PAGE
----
Tia Wayling is the recreation services coordinator with the Regional District of Central Kootenay. File photo

Tia Wayling is the recreation services coordinator with the Regional District of Central Kootenay. File photo

Rec Perspectives: Restrictions, Reflection and Reaction

“You may not be able to control how this pandemic plays out, but you have every bit of control over your attitude, words and actions.”

“Rec Perspectives” with Tia Wayling, the recreation services coordinator with the Regional District of Central Kootenay.

This year has been unlike any other. Everyone has a different story to tell. Some of us are now seeing the light at the end of the tunnel, while others are staring at their feet or even behind them.

Everyone’s approach to enduring this difficult year has not been the same. It’s the best way we know how. But now might be the time to look inwards instead of out to see if we can write a different story that is more positive.

We’ve all noticed flared tempers, unintended outbursts, the passing of blame, and negative comments and attitudes towards each other and our current situation. During this holiday, take some time to self-reflect on not only what happened (or didn’t happen) this year but how you reacted to it.

You may not be able to control how this pandemic plays out, but you have every bit of control over your attitude, words and actions. You’d be surprised at how a small change in perspective will make a difference not only towards others, but also to how you will feel.

If you’ve been reading my articles since I started writing just over a year ago, you’ll know that I’ve started the tradition of a Polar Bear Swim on New Year’s Day. This tradition has been historically done to “wash” off the previous year and start fresh and new for the next one.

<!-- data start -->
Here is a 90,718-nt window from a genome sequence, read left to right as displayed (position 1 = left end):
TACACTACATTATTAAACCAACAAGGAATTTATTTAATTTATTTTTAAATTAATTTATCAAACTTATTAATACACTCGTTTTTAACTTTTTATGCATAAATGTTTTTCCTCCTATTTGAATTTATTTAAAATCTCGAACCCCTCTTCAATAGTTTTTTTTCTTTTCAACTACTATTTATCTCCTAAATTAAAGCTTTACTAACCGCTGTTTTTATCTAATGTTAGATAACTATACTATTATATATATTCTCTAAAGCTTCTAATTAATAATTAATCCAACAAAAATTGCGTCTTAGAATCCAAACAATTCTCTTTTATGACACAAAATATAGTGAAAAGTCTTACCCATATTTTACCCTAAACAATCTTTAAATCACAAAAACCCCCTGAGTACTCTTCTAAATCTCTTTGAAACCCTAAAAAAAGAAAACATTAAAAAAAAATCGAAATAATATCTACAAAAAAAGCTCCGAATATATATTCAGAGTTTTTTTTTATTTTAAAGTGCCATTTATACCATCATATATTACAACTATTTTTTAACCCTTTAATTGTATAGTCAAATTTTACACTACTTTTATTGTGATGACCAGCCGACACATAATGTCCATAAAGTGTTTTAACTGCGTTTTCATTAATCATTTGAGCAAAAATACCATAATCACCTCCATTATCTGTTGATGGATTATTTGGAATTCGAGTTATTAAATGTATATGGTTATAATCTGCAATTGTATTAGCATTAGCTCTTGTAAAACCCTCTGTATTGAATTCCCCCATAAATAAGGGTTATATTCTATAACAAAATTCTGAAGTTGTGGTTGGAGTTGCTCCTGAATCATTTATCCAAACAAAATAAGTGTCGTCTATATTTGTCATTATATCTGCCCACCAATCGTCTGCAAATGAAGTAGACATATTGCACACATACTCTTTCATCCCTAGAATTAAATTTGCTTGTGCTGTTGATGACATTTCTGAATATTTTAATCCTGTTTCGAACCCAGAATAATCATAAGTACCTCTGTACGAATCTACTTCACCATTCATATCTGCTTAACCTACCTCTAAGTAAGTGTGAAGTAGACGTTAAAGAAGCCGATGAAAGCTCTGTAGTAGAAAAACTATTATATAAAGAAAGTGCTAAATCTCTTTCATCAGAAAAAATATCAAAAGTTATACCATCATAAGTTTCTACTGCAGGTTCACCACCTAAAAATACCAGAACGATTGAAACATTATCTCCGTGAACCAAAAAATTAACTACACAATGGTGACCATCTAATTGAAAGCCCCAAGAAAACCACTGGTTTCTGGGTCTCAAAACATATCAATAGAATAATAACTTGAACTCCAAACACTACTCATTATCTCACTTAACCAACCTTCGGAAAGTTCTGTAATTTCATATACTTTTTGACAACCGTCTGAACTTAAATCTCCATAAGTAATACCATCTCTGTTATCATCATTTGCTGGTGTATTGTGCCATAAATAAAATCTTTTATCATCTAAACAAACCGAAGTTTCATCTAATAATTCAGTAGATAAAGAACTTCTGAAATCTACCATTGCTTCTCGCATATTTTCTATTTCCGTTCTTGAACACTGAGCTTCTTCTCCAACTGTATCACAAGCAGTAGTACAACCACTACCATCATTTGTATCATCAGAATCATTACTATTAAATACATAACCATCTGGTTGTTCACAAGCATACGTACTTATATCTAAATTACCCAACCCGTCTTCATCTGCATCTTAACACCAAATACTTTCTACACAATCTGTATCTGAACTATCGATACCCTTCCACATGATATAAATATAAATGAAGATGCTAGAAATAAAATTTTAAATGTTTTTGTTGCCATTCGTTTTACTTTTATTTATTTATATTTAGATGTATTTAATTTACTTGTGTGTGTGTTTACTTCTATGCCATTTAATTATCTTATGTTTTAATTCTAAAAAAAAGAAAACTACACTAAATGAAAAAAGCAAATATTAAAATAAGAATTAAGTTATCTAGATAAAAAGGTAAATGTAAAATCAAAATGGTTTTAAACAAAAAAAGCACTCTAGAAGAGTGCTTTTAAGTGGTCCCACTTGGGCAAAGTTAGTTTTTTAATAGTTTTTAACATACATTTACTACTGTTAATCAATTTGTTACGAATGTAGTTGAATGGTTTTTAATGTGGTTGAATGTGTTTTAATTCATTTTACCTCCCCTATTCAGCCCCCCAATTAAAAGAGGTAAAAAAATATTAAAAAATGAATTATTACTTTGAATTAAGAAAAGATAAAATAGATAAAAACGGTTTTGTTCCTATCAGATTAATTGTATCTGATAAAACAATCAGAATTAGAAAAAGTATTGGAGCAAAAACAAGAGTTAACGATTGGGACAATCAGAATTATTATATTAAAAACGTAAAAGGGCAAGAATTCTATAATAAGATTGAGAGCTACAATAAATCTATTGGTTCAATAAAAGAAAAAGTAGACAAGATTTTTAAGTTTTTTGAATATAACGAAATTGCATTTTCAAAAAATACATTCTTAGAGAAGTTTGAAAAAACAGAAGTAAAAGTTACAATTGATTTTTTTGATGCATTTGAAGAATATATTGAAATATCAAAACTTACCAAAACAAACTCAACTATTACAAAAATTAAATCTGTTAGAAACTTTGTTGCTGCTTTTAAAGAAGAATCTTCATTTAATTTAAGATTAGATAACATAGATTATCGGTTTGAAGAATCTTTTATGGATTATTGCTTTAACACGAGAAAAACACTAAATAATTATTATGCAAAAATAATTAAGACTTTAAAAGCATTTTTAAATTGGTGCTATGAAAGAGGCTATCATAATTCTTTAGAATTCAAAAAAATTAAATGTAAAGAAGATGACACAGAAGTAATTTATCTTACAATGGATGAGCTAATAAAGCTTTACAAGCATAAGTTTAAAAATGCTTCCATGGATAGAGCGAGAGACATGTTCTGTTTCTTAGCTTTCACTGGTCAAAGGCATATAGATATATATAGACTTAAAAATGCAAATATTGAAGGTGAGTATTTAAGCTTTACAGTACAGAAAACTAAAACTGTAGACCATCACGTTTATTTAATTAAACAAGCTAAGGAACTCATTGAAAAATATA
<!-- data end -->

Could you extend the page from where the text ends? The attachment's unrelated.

While we know the pandemic will still be around, I will be using this piece of symbolism to represent a new outlook on how I choose to respond to what will be thrown my way in 2021.

If 2020 has taught us anything, it’s shown that we are more resilient than we thought. We’ve had to give up a lot of what we rely on to make our lives feel whole. While we may not all feel whole right now, we are still here. If anything, it has shown us what really matters, and what is worth appreciating instead of taking for granted.

Recreation, in every shape and form, is high on a lot of people’s lists that are worth appreciating. But, navigating recreation during these times has been challenging as well. There have been a lot of restrictions and guidelines placed on us, especially in the past month, requiring us at the Creston and District Community Complex (CDCC) to make last-minute changes to our upcoming programming in 2021.

We can offer low-intensity exercise options, but not high intensity. Individual workouts are ok, but sports for adults are not. Thankfully, youth sports can continue, but all players and coaches must keep three-metre distancing on the field of play.

As we frantically create, change, and update our safety plans and programming, we know this altered state of recreation is very short term and we will be able to bring back some of the beloved fitness programs and sports that we offer soon enough.

When? We don’t know that answer but we will offer what we can until then. But, let’s focus on what we can provide the community: public skating, lap and family swims, Aquafit, Fitness Centre workouts, Tai Chi, Yoga, Flex and Relax classes, Core and More, TRX and Total Body Fitness.

As restrictions loosen, we will start to offer more. Check out www.rdck.ca/recreation for more information.

Reflect on this past year and think about what you have the power to control moving into 2021. Let’s all close the book on 2020, please. What can you do to make sure next year will be unforgettable in the best way?